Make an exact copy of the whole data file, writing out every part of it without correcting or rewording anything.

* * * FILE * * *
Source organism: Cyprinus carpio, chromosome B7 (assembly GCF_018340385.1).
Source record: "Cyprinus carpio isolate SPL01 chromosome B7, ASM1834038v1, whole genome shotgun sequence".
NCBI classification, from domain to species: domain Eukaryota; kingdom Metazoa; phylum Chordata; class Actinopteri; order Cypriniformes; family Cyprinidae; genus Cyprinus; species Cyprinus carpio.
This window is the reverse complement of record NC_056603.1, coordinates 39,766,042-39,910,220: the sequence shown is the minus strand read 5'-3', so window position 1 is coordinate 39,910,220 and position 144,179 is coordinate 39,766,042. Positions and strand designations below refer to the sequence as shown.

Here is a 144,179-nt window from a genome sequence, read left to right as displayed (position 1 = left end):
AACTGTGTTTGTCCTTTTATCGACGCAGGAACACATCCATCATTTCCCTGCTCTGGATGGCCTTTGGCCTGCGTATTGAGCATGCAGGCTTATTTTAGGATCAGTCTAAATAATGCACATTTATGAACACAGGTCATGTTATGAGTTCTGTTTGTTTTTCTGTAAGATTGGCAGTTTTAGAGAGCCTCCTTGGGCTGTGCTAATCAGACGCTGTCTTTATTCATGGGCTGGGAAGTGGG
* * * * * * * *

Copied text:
Source organism: Cyprinus carpio, chromosome B7 (assembly GCF_018340385.1).
Source record: "Cyprinus carpio isolate SPL01 chromosome B7, ASM1834038v1, whole genome shotgun sequence".
NCBI classification, from domain to species: domain Eukaryota; kingdom Metazoa; phylum Chordata; class Actinopteri; order Cypriniformes; family Cyprinidae; genus Cyprinus; species Cyprinus carpio.
This window is the reverse complement of record NC_056603.1, coordinates 39,766,042-39,910,220: the sequence shown is the minus strand read 5'-3', so window position 1 is coordinate 39,910,220 and position 144,179 is coordinate 39,766,042. Positions and strand designations below refer to the sequence as shown.

Here is a 144,179-nt window from a genome sequence, read left to right as displayed (position 1 = left end):
AACTGTGTTTGTCCTTTTATCGACGCAGGAACACATCCATCATTTCCCTGCTCTGGATGGCCTTTGGCCTGCGTATTGAGCATGCAGGCTTATTTTAGGATCAGTCTAAATAATGCACATTTATGAACACAGGTCATGTTATGAGTTCTGTTTGTTTTTCTGTAAGATTGGCAGTTTTAGAGAGCCTCCTTGGGCTGTGCTAATCAGACGCTGTCTTTATTCATGGGCTGGGAAGTGGG